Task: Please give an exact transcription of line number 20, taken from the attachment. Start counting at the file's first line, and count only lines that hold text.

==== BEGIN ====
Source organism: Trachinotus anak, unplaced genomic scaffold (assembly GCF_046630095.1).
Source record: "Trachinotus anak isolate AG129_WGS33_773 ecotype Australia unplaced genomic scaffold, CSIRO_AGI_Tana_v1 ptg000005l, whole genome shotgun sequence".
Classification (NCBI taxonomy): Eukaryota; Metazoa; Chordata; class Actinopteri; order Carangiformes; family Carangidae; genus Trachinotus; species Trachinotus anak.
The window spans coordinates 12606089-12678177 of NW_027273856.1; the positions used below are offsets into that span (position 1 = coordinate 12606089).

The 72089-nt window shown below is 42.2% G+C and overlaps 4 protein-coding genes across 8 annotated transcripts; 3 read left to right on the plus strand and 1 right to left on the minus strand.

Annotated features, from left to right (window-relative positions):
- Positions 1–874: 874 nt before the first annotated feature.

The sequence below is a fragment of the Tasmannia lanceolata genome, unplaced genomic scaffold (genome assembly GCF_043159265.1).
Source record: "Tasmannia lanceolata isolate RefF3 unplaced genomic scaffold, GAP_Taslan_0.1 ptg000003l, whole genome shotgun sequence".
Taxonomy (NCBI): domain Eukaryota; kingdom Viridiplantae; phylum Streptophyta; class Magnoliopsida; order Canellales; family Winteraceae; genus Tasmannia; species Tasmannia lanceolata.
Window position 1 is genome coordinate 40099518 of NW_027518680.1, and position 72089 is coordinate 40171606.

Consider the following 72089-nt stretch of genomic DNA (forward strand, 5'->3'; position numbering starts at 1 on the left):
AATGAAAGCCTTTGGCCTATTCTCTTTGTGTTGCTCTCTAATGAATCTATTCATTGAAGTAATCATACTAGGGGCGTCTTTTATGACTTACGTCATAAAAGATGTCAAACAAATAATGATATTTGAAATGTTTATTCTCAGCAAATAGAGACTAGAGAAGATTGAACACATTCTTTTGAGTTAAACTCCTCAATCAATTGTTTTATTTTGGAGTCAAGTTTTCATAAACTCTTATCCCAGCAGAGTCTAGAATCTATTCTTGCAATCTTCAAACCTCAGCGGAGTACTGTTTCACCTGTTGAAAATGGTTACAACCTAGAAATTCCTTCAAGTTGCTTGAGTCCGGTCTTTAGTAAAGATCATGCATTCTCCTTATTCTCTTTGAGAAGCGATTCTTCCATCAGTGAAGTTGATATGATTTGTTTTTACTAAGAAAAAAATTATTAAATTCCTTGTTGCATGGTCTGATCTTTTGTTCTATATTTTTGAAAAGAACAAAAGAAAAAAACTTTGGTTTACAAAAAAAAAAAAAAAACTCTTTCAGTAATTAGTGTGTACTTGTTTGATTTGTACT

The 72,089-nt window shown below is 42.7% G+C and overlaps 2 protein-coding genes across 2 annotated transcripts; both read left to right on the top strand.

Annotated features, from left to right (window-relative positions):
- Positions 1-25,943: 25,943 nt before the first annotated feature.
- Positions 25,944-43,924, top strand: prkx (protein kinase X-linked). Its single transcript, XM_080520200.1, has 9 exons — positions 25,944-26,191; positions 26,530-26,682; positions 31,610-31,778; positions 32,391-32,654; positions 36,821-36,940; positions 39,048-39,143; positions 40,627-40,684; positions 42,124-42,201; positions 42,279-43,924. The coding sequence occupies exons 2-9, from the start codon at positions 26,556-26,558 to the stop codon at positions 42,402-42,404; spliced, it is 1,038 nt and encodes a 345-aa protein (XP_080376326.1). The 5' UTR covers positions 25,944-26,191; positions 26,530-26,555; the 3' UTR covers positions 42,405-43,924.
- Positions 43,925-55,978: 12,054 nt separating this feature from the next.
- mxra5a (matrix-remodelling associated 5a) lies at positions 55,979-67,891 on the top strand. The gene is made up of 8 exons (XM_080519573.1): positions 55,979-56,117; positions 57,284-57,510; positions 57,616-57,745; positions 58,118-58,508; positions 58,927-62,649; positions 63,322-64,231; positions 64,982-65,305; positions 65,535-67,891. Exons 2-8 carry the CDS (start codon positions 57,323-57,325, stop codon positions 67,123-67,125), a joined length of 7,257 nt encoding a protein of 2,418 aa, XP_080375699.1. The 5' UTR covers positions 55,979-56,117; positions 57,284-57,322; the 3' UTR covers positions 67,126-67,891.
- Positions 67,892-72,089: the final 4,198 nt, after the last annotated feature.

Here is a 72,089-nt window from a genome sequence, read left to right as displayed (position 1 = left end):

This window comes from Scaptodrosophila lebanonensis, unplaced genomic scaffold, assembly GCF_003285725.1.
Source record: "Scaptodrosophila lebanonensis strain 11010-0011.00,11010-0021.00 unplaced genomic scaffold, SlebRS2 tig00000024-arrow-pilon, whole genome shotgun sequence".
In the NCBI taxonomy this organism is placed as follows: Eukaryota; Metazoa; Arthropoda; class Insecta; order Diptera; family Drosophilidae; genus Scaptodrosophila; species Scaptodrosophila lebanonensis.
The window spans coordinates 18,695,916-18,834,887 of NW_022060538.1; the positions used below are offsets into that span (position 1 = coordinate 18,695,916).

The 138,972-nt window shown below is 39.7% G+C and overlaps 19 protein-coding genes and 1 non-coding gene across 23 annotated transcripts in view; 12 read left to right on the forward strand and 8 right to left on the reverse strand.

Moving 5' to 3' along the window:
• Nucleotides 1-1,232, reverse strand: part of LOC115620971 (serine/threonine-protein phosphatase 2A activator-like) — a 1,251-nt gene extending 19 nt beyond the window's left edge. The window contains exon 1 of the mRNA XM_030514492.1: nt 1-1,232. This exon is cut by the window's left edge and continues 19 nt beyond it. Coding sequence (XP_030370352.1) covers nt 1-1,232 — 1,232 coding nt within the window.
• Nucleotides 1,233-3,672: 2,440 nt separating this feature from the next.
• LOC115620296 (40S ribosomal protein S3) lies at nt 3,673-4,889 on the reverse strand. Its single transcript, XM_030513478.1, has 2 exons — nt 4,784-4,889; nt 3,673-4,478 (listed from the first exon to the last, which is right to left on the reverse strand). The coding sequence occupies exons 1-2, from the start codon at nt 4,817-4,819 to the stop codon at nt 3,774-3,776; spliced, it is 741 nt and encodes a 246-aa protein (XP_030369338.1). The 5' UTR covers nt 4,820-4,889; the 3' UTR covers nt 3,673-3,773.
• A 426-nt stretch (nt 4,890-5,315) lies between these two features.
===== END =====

- Positions 67,892-72,089: the final 4,198 nt, after the last annotated feature.